Week 19 – Reading

Did your parents read to you as a child? To be honest, I cannot remember mum or dad reading to me. Being the youngest, perhaps they were too busy. I imagine my three older brothers would have had them on the run most of the day and by evening they would have been too tired to even contemplating reading me a story.

However, I do remember my grandmother reading to me. Actually, nanna Herbert was so good at story telling, that she didn’t need a book. She would tell us the story or fairy tales, of the Three Little Pigs, Goldilocks and the Three Bears, Little Red Riding Hood, The Gingerbread Man and The Three Billy Goats Gruff, without looking at the book. She knew them off by heart. That was always such a special time, not that I realised it back then, but now, looking back, it was very special.

Most children’s stories had a meaningful lesson built into them. e.g., Three Little Pigs is the story about 3 pigs that try to build a house on their own, one of straw, he wanted to get his done quickly so he could sleep, the other of sticks so he could play, while the third takes a long time to build his house of bricks, no time for sleep or play. Then along comes the big bad wolf, or life’s challenge, and tries to blow the houses down, but because the third little pig has taken the time to build a stronger house, it stands up to the wolf. Effort and hard work pays off!

Goldilocks and the Three Bears is another fairy tale that I loved to have read to me and nanna always had just the right expression. “Who’s been sleeping in my bed?” “Whose been eating my porridge?” “Who broke my chair!?” Looking into the meaning of the story is interesting, as it refers to how your actions might hurt others, trespassing or breaking and entering and Goldilocks wants perfection, everything had to be “just right!”.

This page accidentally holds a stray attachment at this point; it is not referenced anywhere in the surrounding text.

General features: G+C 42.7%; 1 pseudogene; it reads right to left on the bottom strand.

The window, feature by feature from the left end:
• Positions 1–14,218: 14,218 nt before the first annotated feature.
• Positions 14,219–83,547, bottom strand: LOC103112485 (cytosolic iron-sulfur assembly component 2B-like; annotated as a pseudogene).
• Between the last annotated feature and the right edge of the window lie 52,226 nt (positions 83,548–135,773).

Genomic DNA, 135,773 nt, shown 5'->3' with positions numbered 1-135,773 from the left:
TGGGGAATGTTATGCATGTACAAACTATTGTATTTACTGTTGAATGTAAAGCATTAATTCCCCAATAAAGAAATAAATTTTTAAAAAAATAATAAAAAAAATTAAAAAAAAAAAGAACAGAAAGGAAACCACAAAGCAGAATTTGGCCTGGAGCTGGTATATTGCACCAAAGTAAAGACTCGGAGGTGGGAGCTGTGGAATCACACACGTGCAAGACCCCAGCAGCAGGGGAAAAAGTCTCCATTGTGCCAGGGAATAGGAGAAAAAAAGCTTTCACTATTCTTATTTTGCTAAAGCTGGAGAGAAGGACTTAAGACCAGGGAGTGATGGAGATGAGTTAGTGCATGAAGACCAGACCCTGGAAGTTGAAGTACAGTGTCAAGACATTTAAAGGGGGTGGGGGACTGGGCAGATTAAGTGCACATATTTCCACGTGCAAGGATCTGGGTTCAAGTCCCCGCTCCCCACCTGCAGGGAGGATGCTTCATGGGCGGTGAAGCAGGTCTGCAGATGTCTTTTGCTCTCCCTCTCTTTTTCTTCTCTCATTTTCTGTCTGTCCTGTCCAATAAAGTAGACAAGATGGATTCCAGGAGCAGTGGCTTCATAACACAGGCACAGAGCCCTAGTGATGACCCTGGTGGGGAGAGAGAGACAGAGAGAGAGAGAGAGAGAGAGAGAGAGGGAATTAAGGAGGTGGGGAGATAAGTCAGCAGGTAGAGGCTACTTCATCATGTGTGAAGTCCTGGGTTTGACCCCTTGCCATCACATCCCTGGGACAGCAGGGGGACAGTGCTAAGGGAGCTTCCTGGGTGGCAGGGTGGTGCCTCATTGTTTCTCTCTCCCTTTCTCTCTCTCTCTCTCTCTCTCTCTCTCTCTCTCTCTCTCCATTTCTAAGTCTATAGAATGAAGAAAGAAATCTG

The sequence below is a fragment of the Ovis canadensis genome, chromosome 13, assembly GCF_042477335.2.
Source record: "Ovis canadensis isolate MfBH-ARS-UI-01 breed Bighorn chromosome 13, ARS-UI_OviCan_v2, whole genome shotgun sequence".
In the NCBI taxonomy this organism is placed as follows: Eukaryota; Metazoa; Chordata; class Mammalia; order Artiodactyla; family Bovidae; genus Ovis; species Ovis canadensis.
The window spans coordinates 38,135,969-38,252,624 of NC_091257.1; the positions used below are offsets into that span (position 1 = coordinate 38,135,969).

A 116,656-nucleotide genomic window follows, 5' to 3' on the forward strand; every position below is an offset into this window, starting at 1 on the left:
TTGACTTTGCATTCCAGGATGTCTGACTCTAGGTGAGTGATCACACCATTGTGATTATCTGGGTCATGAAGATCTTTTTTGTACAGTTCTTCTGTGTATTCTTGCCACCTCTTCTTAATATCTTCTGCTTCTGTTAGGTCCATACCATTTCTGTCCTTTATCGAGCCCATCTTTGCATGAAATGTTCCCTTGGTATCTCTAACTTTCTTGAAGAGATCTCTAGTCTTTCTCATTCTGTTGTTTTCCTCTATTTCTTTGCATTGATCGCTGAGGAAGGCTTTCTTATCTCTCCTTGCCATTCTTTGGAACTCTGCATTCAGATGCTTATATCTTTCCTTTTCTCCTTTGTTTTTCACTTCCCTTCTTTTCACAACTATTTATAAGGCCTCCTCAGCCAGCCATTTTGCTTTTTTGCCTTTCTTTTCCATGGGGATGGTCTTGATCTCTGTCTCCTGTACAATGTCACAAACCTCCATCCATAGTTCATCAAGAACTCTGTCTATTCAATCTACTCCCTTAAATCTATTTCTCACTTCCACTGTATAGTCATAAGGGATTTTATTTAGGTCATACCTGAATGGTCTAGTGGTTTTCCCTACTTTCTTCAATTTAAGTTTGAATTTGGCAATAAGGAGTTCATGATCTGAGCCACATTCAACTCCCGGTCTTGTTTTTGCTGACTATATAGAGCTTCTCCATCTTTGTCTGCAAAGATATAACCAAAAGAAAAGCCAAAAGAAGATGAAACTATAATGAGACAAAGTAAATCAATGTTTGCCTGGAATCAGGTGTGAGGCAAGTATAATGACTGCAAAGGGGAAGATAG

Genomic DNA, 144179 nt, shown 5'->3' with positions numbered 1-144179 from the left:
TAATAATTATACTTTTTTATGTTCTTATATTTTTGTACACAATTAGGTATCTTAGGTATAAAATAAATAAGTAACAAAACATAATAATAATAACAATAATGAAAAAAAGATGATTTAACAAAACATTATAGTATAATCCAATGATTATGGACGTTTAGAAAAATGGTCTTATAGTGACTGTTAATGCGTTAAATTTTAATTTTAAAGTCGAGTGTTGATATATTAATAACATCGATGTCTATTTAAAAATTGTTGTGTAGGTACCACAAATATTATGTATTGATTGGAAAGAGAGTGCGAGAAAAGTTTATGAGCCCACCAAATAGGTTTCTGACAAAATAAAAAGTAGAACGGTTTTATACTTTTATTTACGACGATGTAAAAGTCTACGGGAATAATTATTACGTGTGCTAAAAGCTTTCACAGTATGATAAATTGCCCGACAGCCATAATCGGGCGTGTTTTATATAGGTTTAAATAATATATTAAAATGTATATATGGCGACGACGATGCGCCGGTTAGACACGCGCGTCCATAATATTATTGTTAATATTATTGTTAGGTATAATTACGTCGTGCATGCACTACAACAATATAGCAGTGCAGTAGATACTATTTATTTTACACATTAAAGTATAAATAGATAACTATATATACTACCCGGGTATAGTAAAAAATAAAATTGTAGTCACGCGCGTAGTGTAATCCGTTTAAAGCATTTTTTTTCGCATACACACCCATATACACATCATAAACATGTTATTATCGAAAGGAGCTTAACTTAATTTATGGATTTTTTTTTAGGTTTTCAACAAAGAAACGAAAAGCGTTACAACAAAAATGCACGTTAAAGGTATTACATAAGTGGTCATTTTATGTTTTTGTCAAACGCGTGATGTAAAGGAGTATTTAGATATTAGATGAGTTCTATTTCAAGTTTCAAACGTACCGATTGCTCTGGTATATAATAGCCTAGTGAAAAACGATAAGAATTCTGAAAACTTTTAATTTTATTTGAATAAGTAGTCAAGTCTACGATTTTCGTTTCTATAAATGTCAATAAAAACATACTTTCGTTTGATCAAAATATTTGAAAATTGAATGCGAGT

I never knew that Little Red Riding Hood had such a serious message. To us, they were just stories that my grandmother told me and it wasn’t until later in life that the interpretations were put out there in the media. I can remember playing and saying “Oh Granma, what big eyes you’ve got!” “All the better to see you with, my dear!” All fun to an eight-year-old. No doubt The Gingerbread Man and The Three Billy Goats Gruff have their own interpretations. They didn’t do me any harm, maybe I learnt some good life lessons from them without realising. If that’s the case, then maybe they should be revived.

No doubt many of you remember your first reading book at school. Mine was the one that went like this – Here is Dick, Here is Dora. Nip has a ball, Fluff is a cat. Run Dick, Run Nip!  I was a good reader and loved to read out loud. And let’s not forget The Secret Seven, The Famous Five, Black Beauty and as I grew into a teenager, my favourite stories were the What Katy Did series. I still have to this day, Ash Road by Ivan Southall. It was a book I read in my last year at primary school about the 1962 fires near Melbourne.

I hope you have enjoyed reminiscing with me about the books that you read as a child. I wonder what books my grandchildren will remember when they grow up.


About Jenny MacKay

Just a person who is looking forward to retirement and enjoying the golden years!
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8 Responses to Week 19 – Reading